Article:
Picket lines went up around the New port News Shipbuilding and Dry Dock Co. here tonight as the United Steelworkers of America began a strike among the shipyard's 17,000 production and maintenance workers.
At the same time, city police took up positions just inside the shipyard gates to help workers through the picket lines. Virginia State Police also are present in force in Newport News on the orders of Gov. John N. Dalton, who acted under the state's right-to-work law in an effort to guarantee the safety of any workers who want to stay on the job. The state troopers brought an armored car with them.
The pickets began massing at about 30 sites near the shipyard at about 9:30 p.m. There was some shouting at police. One picketer at the main gate called out, "we've got the right to assemble and we've got the right to strike."
City Police Chief George Austin said he had received no indications there would be violence, but police were issued helmets, riot sticks and gas masks.
The stakes in the strike against the largest shipyard in the U.S. are enormous. The company is Virginai's largest private employer, pays $430 million a year in wages and benefits, buys $77 million in goods and services from Virginia companies and furnishes $17 million a year in state and local taxes. Shipyard jobs provide 30 percent of the personal income in the Tidewater area.
The strike is over the company's refusal to recognize the steelworders' union, which defeated the rivald Peninsula Shipbuilders Association a year ago in a National Labor Relations Board election to become bargaining agent for the workers. The company has gone to a U.S. appeals court in an effort to overturn that election, citing what it calls irregularities in its conduct.
The union local claims a membership of 13,900.
The hundreds of pickets who began walking in front of the company's gates tonight were meant to head off employes arriving for an 11 p.m. shift change. Union officials said they did not know how many of the more than 1,000 employes who normally work the shift showed up.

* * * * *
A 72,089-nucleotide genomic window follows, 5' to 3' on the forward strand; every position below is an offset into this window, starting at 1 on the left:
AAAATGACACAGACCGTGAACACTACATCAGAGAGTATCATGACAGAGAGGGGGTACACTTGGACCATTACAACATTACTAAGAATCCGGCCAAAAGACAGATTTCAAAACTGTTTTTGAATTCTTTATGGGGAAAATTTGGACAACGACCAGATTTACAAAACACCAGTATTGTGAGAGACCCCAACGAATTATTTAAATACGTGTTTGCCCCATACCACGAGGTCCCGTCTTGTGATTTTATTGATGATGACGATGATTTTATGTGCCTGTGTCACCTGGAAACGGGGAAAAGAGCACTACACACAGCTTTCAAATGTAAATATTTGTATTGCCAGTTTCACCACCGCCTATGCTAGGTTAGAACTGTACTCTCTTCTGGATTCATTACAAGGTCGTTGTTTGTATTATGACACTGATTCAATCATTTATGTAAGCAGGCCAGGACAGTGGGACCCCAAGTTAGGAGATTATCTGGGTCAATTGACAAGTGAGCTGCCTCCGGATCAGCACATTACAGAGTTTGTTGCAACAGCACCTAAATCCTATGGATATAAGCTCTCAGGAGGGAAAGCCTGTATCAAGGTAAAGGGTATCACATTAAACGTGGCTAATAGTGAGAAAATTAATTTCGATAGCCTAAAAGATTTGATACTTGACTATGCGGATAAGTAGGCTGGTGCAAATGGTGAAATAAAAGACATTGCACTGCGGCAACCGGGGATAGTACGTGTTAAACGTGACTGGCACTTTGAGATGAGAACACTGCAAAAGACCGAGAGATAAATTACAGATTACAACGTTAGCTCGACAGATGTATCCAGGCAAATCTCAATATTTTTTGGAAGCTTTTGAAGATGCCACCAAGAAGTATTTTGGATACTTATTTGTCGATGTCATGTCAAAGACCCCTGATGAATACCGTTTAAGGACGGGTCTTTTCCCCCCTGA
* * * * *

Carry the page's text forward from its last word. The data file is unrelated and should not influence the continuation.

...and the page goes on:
The main confrontation is expected to begin at 7 a.m. Wednesday when the bulk of the yard's workers are scheduled to arrive for the day shift.
The shipyard has planned to continue in operation druing the strike and Wednesday's events could give a good indication of whether it will be able to do so.
The company has surrounded its parking lots with fences topped by barbed wire. On Monday, shipyard president Edward J. Campbell told reporters in Washington that the company had mounted a water cannon for crowd control on at least one of its fire trucks.
A company spokesman declined to specify the shipyard's strike plans, but a source said that shipyard executives will arrive at work by helicopter Wednesday to avoid picket lines and that some workers will be bused to the shipyard from remote parking areas.
The Steelworkers' union set up a strike headquarters scveral blocks from the shipyard's main gate. Hundreds of workers gathered there and at another strike office yesterday after the day shift ended to sign up for strike benefits and receive picketing instructions.
"Strike's fine with me," said James Riddick, a welder who said he does not expect to return to the yard until the company agrees to bargain with the Steelworkers. "I brought out everything that was mine just in case."
"I was kind of keyed up today," said Gordon M. Bowling, an electrician. "Some of the guys that's been here a long time are going back in because they say they're just too old to get other jobs. Not me."
The company and the union both ran full page advertisements in today's local newspapers. The Company's was headlined "Why Strike?" The union's carried a long list of grievances.
The state police and Chief Austin have declined to say how many troopers are on duty in the shipyard area.
The state police armored car was hidden from view near city hall until reporters discovered it this afternoon. Then it was quietly moved to another, undisclosed location.
During a three-day wildcat strike by crane operators in 1967, a police car was burned after state police arrived with dogs.